Requesting Reconsideration of Overpayment and Appealing
Authored By: Legal Services Alabama
If you think SSA is wrong, file a request for a reconsideration. Do it:
in writing at your local Social Security office.
within 60 days of getting the notice of the decision you disagree with.
within 10 days of getting the notice if you want your checks to continue unchanged.
Check a box on the reconsideration form to ask for one of the following types of review:
- Case Review. In a case review, a SSA worker looks at the papers in your file and makes a new decision based on this file review. If you choose this type of review, you will not get to see what is in your file. You also will not get to tell your side of the story or show any proof you may have.
- Informal Conference. In an informal conference, you meet with the SSA worker who decides your case. You go through your file and tell your side of the story. You can also add new information.
- Formal Conference. In a formal conference, you meet with the SSA worker who decides your case. You can bring witnesses to help you tell your story. You can also add new information.
Decide which type of review you want. In most cases, you will want at least an informal conference, so you can tell your story to the worker reviewing your case.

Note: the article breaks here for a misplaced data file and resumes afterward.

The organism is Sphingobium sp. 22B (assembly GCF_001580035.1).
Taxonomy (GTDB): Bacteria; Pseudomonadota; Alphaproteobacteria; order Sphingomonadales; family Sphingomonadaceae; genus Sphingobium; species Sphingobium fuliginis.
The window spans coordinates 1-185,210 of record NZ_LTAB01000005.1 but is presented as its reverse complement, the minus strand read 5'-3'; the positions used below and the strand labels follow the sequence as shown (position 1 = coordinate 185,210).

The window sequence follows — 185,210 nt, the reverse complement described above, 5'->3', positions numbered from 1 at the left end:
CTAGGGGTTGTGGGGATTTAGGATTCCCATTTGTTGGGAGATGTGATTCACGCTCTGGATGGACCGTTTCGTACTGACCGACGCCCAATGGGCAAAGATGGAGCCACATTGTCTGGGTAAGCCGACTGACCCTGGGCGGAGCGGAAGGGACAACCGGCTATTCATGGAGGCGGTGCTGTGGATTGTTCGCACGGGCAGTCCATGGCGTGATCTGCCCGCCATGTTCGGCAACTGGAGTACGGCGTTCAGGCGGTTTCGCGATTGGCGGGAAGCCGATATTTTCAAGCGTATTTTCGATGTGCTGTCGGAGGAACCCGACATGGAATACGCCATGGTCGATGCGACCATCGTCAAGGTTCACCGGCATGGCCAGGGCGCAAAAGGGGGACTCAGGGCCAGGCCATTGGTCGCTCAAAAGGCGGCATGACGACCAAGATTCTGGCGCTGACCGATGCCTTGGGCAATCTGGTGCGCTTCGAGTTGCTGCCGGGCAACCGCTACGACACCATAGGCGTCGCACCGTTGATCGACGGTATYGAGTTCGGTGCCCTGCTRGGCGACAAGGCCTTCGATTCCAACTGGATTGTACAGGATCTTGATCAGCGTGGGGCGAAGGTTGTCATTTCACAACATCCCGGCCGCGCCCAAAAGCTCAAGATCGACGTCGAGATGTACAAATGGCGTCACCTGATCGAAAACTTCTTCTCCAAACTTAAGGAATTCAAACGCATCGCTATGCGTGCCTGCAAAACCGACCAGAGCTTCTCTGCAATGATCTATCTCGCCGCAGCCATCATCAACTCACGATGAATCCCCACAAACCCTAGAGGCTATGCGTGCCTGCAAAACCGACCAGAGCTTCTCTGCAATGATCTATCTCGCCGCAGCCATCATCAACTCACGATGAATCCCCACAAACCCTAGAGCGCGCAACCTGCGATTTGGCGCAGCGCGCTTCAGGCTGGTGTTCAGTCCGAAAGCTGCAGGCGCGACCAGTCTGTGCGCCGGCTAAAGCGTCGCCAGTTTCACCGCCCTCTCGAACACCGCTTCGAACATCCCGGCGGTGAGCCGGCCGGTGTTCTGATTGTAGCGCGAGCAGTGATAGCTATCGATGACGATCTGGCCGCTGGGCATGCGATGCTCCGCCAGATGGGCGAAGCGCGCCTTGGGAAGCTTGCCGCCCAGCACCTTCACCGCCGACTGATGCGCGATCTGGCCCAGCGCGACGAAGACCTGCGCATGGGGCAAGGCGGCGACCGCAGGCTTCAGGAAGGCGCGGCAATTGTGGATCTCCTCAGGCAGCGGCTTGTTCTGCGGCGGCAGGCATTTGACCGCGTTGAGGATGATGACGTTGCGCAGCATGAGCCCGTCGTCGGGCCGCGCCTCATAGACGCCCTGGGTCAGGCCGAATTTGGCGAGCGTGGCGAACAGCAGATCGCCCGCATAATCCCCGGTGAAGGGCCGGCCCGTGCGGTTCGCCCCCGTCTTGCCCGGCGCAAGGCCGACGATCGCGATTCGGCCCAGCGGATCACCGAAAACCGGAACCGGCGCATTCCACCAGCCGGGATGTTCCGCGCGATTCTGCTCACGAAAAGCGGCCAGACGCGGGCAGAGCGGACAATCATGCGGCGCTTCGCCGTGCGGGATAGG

If SSA denies your request for reconsideration, you can ask for an Administrative Law Judge Hearing. Ask for the hearing in writing within 60 days after your reconsideration was turned down. To keep your benefits coming, ask within ten days. At the hearing, you will have a chance to tell the judge your side of the story. You can have an attorney, paralegal or other representative to help you at the hearing. Call Legal Services or a private lawyer or paralegal as soon as you appeal.
If you lose your hearing, you may be able to have your case reviewed by the Appeals Council. Tell the local SSA office that you want to appeal the Administrative Law Judge's decision. The Appeals Council is outside Washington, D.C. You do not have to go the Appeals Council to have your case reviewed. They will look over the records in your case to see if the judge at your hearing made a mistake. Sometimes, you have to appeal Administrative Law Judge decisions straight to court. The notice of the decision will say this.
If you lose at the Appeals Council level, you can take your case to court. You will need a lawyer to do this.
Reviewed February 2003
AlabamaLegalHelp.org offers legal information, not legal advice. This website provides information on your rights and options. However, the site does not apply the law to your personal facts. For legal advice, you should call a lawyer. To apply for free legal services in Alabama, call the Legal Services Alabama office that is closest to where you live OR call toll-free 1-866-456-4995. You can also apply online HERE.